Target’s Oct. Sales Up, Miss Expectations
Target Corporation’s same-store sales rose 2.4 percent in October—a less significant increase than the one that Wall Street analysts predicted.
Same-store sales, or sales at stores open for at least a year, is a key barometer of retail performance. Analysts polled by Thomson Reuters had predicted a 3.3 percent jump.
In a monthly sales recording, Target said that October same-store sales were the strongest in food and beauty products, both of which experienced “mid-single-digit” increases. Same-store sales in the home category saw a “low-single-digit” jump, and apparel sales rose “slightly,” the company said. Meanwhile, sales of durable goods, such as appliances and electronics, declined in the “mid-single-digit” range.
The retailer’s total revenue, which includes sales from stores open for less than a year, rose 3 percent to $4.98 million in October.
Same-store sales were “near the low end of our expected range,” Target CEO Gregg Steinhafel said in a statement. But, “[as] we enter the fourth quarter, we feel very good about our holiday season merchandising and marketing plans and our ability to deliver outstanding value for our guests while generating strong financial performance for our shareholders.”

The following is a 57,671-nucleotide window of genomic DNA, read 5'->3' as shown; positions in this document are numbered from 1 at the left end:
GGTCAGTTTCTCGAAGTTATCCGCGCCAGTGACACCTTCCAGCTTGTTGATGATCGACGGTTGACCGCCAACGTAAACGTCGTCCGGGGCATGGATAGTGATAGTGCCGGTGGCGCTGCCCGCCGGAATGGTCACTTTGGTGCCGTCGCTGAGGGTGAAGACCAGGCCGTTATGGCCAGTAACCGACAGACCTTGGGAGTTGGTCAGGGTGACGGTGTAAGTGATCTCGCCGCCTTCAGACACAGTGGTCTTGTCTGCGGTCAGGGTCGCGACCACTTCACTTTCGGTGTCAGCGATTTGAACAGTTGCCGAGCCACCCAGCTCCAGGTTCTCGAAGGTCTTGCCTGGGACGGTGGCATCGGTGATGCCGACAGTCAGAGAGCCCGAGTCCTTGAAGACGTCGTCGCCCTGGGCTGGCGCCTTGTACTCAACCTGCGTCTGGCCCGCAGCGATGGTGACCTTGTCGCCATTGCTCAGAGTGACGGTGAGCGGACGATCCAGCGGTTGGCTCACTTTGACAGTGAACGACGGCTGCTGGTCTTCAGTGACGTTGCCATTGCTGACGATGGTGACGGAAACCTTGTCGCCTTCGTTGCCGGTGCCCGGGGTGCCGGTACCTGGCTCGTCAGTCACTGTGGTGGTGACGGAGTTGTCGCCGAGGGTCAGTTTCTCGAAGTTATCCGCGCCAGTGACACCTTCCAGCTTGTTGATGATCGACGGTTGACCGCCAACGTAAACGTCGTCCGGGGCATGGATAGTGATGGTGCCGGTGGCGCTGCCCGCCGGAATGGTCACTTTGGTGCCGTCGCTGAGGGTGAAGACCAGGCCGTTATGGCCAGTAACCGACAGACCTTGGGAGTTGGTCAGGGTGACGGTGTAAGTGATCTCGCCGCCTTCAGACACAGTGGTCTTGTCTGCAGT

In order to attract holiday shoppers, Target announced earlier this month that, for the first time, it will match prices with online competitors this holiday season, including amazon.com, walmart.com, bestbuy.com, toysrus.com, and babiesrus.com.
In its fiscal third quarter, which runs from August through October, same-store sales rose 2.9 percent—which Target said was “in line” with its expectations. Total revenue for the quarter rose 3.4 percent to $16.6 billion. The company will release its full third-quarter financial report on November 15.
Year-to-date, Target’s overall sales are up 4.3 percent to total $49.6 billion—and same-store sales are up 3.7 percent.
On news of the October sales results, Target shares were trading down about 1 percent at $63.12 early Thursday afternoon.
Target is Minnesota’s second-largest public company based on revenue, which totaled $68.5 billion in its fiscal year that ended in January. The retailer said last month that it plans to stop reporting monthly sales results in its 2013 fiscal year.